Saturday, July 24, 2010

The Creative Warrior

I love paradox, don't you? The Peaceful Warrior books- whether you like them or not, you love the title. How can one be peaceful and a warrior? They seem opposed, at odds with each other. A Warrior is devoted to destruction, isn't he? How can he be peaceful? Wouldn't that lessen his effectiveness?

The answer is in the definition, of course. The average person may think of a warrior as simply a man of war. By that, I mean his only profession or skill lies in defeating other human beings. But this is not always so. Certainly, conflict is a part of the Warriors' daily life. But life and death struggles aren't the norm for most of us. The real object of those that train for war is preparation- to be ready. This means to be able to handle extreme violence, or extreme kindness- it is really all the same, just what you are doing at the moment. If you think about it, this is very zen...but, you see it all the time. It is not extraordinary to find foes being compassionate to enemies or the innocent ones caught up in the 'collateral damage'.

Hence, my title- the creative person, the one who struggles with his art or his expression of his creativity. This can be physical, as well- Bruce Lee thought of himself as expressing himself through his art. He saw himself as a creative human being- physical movement was his field of endeavor, and he sought for the truth of it. Sound familiar? Truth is a great part of art, really. And I believe we still remember and honor those that remain true to the truth in their art, whatever it may be.

A Warrior is true to himself. He knows himself as an artist knows his colors. He is on a constant quest for self-improvement, to be a little bit better than yesterday. It isn't easy.

If people knew how hard I have had to work to gain my mastery, it wouldn't seem wonderful at all.

So I strive to be creative. To be a Warrior, we must be artists of life. I noticed that I have a tendency to capitalize Warrior even though it shouldn't be- but, I think of it as a title, a noble calling. A full time job, the most important of jobs, for it dictates how you relate to everyone and everything in your life.

Again, you don't need to be a person familiar with tools of violence or methods of combat that do violence to others to be a warrior. To me, the warrior is also one that is ready to do battle with the forces of mediocrity and indifference. While others avoid responsibility and practice denial, we face our tasks as surely as a warrior would face his enemy. In truth, our real enemy is ourselves- our desire to follow the herd, to seek for immediate pleasures at the expense of our future. In short, the quality of life! Some see this as fame, fortune, material things. We see it as the things that cannot be measured by a bank statement, or recognized by any but others like us. The reward is a full life, the ability to perceive the value and beauty in things that others miss because they have been taught that the secrets to happiness can be owned. In truth, what do they have that can compare with a sunrise? Wouldn't it be better to have the ability to see beauty in nature, in the changing of the seasons, in other people's faces and life stories, and savor the wonders that are there for free, if only we could perceive them?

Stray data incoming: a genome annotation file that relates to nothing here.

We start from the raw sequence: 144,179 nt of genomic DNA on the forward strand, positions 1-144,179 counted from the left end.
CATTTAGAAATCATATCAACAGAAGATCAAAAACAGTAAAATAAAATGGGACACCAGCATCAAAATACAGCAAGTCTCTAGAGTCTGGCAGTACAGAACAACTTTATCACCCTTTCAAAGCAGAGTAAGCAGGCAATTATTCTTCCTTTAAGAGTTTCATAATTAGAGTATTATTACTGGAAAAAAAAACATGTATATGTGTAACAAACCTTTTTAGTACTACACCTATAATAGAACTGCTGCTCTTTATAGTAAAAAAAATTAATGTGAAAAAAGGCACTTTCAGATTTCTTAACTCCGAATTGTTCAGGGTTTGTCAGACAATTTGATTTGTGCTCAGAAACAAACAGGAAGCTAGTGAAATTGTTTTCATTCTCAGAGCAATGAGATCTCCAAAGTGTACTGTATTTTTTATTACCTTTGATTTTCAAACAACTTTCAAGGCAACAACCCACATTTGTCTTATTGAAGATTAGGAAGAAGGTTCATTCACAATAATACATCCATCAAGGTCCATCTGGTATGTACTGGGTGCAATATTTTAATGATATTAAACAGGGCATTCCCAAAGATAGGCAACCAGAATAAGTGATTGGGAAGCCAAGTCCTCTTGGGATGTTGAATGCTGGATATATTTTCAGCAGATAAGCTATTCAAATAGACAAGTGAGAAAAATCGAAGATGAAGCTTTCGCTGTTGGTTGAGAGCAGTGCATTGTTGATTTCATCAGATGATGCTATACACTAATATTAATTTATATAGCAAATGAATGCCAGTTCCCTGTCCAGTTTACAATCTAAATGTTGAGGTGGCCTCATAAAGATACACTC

So. I fight my laziness, me desire to give up, to be part of the herd, to live my life according to Madison Avenue. To seek not for wisdom, but for bits of junk that will give me satisfaction..for the moment. In that battle, you may find peace. I like to think that the effort itself rewards me with a certain serenity.

Thursday, July 8, 2010

Walking The Path

I recently came across something that brought me great joy. Imagine someone drudging through the burdens of life- job, marriage, husband's failed business, losing a great house and moving into a mobile home. Can you foresee the dreariness, the thoughts of failure, the depression? The feelings of giving up, no longer caring or trying? Well, this person didn't give up.

What impressed me the most is that she waited patiently for items, made it fun. Quite a few of the things she didn't have, she made- and that was fun, too. In short, she took a life that could be full of negativity, recriminations, and bitterness. Instead, she made something she always wanted. The fact that it is small adds to it, instead of diminishing it. There is a message here for many a so-called wise person.

Well, it makes me want to step back and look at my life a bit differently. How can I apply the same methods? How can I shape my daily life so that I can feel fulfilled even though the day involves so much that takes from me, and leaves me tired and feeling like a beast of burden rather than a creative, live human being?

I don't know. But when I see things like this, I know I have to try! If I may quote Hagakure again,

To say that to die without reaching ones' aims is to die a dog's death is the way of frivolous sophisticates.

Funny how this could apply today as well. Our 'frivolous sophisticates' would immediately criticize, and have nothing positive to offer. All they know is that they have the secrets..and, they aren't telling!

The Way is in the trying. Brace ourselves, move forward! One foot in front of the other, as my father always said when we took our long, rambling walks. He would not be considered a great or intelligent man by those that recon these things. But he was wise. He would have loved this article, and found a project for him to do, to lift him up, to give him hope. He never quit, until he became too ill to continue.

What a spirit! I always feel like a mere shadow compared to these amazing people. May I never give in!

keep on keeping on

"courage doesn't always roar. sometimes courage is the little voice at the end of the day that says, i'll try again tomorrow."

{mary anne radmacher}